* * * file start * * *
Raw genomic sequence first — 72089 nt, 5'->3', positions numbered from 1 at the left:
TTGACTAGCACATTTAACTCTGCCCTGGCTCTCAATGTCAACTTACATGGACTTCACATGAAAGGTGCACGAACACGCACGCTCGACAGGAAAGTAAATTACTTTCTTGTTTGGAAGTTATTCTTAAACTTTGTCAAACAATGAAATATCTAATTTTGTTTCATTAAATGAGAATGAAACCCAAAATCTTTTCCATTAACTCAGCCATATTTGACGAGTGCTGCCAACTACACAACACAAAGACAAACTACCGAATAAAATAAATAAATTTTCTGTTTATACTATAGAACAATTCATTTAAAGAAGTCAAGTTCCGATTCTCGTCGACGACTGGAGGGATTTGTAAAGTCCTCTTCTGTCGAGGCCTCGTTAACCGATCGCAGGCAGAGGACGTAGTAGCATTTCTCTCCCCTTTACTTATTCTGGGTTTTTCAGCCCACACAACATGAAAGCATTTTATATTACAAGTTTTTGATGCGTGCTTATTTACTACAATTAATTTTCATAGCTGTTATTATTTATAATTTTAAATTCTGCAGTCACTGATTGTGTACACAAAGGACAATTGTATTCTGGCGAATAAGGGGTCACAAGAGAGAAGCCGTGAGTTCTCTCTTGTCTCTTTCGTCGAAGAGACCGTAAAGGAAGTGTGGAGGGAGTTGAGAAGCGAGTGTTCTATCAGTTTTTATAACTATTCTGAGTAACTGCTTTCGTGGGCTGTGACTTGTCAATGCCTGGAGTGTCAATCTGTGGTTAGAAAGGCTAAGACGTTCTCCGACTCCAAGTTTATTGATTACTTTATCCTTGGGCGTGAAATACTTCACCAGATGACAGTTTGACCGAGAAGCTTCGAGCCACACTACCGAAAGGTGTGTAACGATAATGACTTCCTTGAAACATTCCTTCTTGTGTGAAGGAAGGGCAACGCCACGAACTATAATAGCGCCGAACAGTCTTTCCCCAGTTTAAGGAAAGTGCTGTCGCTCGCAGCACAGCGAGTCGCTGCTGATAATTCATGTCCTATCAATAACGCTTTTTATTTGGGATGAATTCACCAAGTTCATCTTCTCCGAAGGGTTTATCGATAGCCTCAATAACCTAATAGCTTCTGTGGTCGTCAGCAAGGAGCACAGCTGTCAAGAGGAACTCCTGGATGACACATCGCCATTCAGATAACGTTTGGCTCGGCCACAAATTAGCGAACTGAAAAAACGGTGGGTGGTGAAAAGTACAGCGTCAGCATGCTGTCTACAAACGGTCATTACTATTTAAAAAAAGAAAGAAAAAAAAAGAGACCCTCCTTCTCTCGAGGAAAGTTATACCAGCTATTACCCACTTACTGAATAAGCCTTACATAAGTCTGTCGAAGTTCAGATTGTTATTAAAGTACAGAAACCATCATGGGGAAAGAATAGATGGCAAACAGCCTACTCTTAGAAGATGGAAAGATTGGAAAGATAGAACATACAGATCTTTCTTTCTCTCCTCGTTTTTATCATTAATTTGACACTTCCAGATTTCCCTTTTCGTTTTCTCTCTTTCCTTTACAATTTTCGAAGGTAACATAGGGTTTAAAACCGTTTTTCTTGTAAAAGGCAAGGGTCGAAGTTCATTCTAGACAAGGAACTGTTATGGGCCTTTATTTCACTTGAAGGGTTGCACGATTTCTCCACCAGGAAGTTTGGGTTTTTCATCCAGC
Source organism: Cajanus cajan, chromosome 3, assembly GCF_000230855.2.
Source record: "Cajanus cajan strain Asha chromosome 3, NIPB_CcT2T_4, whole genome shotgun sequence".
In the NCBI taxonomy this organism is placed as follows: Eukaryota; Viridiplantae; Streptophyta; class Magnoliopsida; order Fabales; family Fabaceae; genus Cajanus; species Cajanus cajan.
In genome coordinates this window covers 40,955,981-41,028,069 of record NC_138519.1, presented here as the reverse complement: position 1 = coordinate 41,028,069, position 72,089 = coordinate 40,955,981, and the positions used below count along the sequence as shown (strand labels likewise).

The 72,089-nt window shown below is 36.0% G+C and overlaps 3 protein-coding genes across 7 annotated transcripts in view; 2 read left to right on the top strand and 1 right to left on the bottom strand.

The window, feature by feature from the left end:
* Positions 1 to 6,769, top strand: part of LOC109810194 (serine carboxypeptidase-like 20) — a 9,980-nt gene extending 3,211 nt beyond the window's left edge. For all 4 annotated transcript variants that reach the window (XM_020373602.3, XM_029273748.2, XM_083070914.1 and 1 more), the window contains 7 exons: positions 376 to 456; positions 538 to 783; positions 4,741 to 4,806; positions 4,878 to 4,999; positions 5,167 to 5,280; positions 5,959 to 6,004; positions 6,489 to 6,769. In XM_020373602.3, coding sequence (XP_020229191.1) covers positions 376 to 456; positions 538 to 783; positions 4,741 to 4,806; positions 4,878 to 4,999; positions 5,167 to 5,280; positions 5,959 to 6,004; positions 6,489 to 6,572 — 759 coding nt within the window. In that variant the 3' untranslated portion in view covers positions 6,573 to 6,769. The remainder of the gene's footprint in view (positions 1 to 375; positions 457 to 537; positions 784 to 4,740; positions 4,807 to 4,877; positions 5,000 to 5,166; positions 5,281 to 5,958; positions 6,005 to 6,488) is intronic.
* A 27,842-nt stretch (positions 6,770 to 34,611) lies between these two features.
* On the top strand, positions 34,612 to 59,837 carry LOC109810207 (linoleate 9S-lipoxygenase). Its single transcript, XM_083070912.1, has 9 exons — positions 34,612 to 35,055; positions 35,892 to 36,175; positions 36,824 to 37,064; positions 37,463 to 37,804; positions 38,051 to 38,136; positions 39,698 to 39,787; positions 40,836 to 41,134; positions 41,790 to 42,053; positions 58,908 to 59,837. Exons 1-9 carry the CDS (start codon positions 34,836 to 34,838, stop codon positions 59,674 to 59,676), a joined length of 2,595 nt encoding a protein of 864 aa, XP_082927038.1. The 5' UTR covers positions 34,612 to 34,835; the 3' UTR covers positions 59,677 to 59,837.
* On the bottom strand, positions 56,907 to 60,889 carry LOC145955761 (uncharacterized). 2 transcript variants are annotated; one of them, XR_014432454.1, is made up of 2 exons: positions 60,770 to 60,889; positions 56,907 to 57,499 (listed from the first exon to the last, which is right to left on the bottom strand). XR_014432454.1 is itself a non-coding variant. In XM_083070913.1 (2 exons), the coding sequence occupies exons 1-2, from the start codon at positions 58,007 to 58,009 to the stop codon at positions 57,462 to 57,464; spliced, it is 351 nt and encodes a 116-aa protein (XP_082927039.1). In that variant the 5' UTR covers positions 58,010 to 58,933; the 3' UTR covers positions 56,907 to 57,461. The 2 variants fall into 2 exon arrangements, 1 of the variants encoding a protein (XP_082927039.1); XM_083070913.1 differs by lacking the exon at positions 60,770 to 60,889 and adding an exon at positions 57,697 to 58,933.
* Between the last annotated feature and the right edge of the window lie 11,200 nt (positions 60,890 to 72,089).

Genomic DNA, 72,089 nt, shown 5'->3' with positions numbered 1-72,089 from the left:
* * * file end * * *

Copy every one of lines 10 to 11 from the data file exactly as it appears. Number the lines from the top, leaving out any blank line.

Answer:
* A 27,842-nt stretch (positions 6,770 to 34,611) lies between these two features.
* On the top strand, positions 34,612 to 59,837 carry LOC109810207 (linoleate 9S-lipoxygenase). Its single transcript, XM_083070912.1, has 9 exons — positions 34,612 to 35,055; positions 35,892 to 36,175; positions 36,824 to 37,064; positions 37,463 to 37,804; positions 38,051 to 38,136; positions 39,698 to 39,787; positions 40,836 to 41,134; positions 41,790 to 42,053; positions 58,908 to 59,837. Exons 1-9 carry the CDS (start codon positions 34,836 to 34,838, stop codon positions 59,674 to 59,676), a joined length of 2,595 nt encoding a protein of 864 aa, XP_082927038.1. The 5' UTR covers positions 34,612 to 34,835; the 3' UTR covers positions 59,677 to 59,837.